London School of Hygiene & Tropical Medicine alumni Dr Manuela Straneo (MSc Public Health 2011, Distance Learning) and Dr Piera Fogliati (MSc Epidemiology 2009, Distance Learning), are currently in Tanzania working for Doctors with Africa, the largest Italian non-governmental organisation for the promotion and safeguarding of the health of African populations.
Manuela and Piera’s work focuses on improving childbirth services for the rural poor. The pair recently published two papers on this topic, both of which are now available online. Below, Manuela describes her and Piera’s experience of working in Tanzania and how their time at the School influenced their research opportunities and career choices.
Dear London School of Hygiene & Tropical Medicine Alumni!
It feels appropriate to discuss our work on childbirth services in this forum, as the tools we needed to carry out our work came from studying at the School – with some of you as fellow students.
Achieving coverage of facility delivery is an essential first step, but it may not be enough to reduce maternal and newborn deaths. As in education, to learn, children must not only access school but also receive a high enough standard of education. Quality of care in facilities is essential to save lives at birth. Front-line quality is particularly important for the poorest, who bear the burden of mothers’ and newborns’ deaths.
Our work has shown that in rural Africa, even in areas where nine out of 10 women deliver in health facilities, the poorest remain disadvantaged. Women from the lowest socio-economic quintiles tend to access primary level services where quality is limited. Low quality cannot be attributed only to gaps in infrastructure, equipment or training. Poor staffing levels and limited delivery caseload at peripheral level are upstream challenges that must be addressed (“Where Do the Rural Poor Deliver When High Coverage of Health Facility Delivery Is Achieved? Findings from a Community and Hospital Survey in Tanzania”, Straneo et al).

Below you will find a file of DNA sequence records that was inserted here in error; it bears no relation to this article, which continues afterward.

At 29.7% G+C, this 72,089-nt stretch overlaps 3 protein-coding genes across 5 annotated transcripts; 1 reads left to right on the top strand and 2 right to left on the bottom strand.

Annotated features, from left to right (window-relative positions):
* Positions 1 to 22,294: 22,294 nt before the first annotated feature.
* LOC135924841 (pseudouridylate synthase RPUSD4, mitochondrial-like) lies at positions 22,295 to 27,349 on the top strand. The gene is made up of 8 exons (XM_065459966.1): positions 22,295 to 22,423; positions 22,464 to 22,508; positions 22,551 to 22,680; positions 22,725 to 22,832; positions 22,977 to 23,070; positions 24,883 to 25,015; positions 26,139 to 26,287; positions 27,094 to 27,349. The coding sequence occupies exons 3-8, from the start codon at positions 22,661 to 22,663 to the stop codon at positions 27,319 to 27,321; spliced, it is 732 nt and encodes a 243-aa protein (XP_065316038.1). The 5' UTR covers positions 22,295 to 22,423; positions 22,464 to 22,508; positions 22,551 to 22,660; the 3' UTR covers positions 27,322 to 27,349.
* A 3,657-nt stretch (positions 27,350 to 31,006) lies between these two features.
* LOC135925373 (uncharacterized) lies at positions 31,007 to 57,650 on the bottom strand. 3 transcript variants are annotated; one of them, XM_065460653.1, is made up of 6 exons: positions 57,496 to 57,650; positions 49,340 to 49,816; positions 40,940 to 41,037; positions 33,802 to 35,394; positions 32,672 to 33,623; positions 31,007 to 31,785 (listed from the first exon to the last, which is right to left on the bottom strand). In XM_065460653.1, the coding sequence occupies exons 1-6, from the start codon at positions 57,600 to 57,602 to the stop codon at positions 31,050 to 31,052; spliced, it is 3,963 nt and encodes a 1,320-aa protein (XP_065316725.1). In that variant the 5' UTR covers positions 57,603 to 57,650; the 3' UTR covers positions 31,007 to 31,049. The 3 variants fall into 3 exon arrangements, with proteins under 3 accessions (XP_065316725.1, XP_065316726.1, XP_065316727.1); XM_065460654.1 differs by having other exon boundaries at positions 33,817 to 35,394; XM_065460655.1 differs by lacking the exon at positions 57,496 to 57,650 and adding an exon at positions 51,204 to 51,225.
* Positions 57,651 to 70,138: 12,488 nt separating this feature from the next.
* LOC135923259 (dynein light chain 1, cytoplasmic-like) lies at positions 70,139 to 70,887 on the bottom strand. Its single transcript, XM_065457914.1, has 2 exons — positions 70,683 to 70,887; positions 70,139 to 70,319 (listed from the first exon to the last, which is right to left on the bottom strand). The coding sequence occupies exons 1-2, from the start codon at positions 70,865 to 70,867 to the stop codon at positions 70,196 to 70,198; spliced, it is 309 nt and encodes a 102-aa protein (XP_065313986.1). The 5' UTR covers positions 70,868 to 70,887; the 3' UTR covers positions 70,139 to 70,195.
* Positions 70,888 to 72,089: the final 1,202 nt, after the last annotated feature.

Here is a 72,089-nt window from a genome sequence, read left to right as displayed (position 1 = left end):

GIS modelling has contributed to suggesting a solution. Concentrating delivery sites into fewer facilities in a high coverage context is feasible, without compromising women’s access. A re-organisation of childbirth services would allow the concentration of limited resources into fewer, better staffed facilities, with caseloads adequate for staff to maintain skills. (“How Can Childbirth Care for the Rural Poor Be Improved? A Contribution from Spatial Modelling in Rural Tanzania”, Fogliati et al).
The research described in these two manuscripts was part of our development work in Tanzania with Doctors with Africa-CUAMM, a non-governmental organisation. Our NGO’s overarching strategy is to strengthen health services, an essential component of the right to health. It has been enormously supportive to operative research as part of development work, and for this we are very thankful.
How has the School influenced our work?
This research would not have been possible if we had not studied at the School. I completed my MSc in Public Health in 2011, and Piera completed an MSc in Epidemiology in 2009.
We both started our postgraduate degrees after more than 10 years’ work in health, with experience in sub-Saharan Africa and Europe. The School’s Distance Learning programme was the chance to put theory behind what had been learnt in the field. Our knowledge in epidemiology and public health improved enormously, adding quality to our work in development. Studying on-campus for a year at the School would have ensured more direct contacts with faculty and students, but the flexibility of distant learning matched our needs and allowed us to fit our Master’s degrees around other commitments.
We agree that our studies at the School were the best learning experience we have had, out of the many years’ training we have received from medical school and postgraduate specialisation.
Main photo credit: S. Van Vechgel
Inset photo 1: A delivery room in a dispensary in Iringa, Tanzania
Inset photo 2: Dr Manuela Straneo
Inset photo 3: Dr Piera Fogliati